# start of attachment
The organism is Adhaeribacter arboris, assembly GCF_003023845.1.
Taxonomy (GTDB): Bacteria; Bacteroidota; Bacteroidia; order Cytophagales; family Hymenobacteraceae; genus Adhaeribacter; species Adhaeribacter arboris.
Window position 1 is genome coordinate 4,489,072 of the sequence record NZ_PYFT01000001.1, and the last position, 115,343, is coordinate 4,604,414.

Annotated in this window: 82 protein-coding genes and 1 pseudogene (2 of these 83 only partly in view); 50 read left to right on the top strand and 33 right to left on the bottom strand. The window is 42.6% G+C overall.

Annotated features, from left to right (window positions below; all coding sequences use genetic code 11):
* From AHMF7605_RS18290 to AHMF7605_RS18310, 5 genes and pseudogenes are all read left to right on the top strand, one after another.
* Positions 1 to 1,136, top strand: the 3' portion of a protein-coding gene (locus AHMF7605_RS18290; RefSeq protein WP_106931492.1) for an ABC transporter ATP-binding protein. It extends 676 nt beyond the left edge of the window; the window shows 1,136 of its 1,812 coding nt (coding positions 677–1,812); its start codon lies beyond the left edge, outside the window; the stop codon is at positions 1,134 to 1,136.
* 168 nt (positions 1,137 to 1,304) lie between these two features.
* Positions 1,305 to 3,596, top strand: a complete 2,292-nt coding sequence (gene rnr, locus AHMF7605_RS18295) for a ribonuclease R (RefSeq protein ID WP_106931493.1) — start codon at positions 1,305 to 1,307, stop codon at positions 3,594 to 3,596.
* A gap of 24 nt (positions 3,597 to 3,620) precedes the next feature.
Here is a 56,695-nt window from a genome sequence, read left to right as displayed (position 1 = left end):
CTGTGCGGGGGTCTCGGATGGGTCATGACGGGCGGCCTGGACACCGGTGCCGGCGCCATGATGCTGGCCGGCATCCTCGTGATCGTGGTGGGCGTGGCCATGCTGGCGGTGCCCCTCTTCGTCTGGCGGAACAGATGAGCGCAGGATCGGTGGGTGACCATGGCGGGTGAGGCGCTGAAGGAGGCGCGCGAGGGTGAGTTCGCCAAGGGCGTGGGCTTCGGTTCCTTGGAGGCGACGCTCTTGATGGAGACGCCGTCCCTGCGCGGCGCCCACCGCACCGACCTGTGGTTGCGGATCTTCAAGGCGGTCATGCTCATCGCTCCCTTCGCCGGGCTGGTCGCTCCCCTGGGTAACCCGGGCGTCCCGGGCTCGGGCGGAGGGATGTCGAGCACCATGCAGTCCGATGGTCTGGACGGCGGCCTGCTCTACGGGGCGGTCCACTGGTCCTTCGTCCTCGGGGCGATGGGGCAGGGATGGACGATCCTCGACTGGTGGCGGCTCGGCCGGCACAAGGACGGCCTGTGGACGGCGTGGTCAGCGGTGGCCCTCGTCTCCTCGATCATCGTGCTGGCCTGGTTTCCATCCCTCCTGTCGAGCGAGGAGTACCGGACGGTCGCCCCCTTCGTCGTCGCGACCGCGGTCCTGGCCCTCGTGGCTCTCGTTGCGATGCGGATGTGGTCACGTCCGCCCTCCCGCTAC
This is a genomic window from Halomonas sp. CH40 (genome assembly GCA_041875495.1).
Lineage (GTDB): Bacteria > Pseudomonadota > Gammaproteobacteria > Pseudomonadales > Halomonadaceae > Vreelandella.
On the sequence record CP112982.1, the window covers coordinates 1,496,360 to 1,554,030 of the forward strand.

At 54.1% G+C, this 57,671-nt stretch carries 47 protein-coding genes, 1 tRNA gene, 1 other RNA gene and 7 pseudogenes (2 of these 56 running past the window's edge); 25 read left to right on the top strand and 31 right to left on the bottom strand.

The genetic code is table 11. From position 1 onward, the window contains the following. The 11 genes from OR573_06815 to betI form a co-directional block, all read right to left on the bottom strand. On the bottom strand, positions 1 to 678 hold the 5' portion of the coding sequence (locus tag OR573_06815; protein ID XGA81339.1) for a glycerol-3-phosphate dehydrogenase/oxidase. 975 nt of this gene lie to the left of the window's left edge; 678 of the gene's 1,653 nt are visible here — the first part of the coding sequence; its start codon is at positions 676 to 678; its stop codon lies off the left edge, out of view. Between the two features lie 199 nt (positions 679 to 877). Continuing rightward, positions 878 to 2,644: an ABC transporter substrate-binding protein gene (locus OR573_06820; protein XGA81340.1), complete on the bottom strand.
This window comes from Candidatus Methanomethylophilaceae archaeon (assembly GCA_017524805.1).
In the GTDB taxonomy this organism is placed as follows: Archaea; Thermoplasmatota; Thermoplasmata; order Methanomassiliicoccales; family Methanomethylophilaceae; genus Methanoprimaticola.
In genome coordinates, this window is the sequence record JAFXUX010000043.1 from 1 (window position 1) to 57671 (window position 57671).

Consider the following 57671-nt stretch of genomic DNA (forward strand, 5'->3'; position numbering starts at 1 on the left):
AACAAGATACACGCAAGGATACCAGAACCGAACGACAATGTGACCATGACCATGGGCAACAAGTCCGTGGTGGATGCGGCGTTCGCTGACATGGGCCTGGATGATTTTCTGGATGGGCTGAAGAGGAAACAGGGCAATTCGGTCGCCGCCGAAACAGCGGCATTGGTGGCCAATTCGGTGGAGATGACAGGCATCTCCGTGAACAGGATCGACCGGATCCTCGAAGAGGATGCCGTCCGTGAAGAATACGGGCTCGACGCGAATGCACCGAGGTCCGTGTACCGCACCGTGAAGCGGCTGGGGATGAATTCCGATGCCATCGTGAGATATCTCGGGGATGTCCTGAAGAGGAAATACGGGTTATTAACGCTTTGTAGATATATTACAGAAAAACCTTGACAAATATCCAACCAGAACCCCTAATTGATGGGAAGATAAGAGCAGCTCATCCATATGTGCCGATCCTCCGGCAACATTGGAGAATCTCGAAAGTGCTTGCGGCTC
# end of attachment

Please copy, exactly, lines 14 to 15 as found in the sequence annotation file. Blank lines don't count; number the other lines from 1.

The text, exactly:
Lineage (GTDB): Bacteria > Pseudomonadota > Gammaproteobacteria > Pseudomonadales > Halomonadaceae > Vreelandella.
On the sequence record CP112982.1, the window covers coordinates 1,496,360 to 1,554,030 of the forward strand.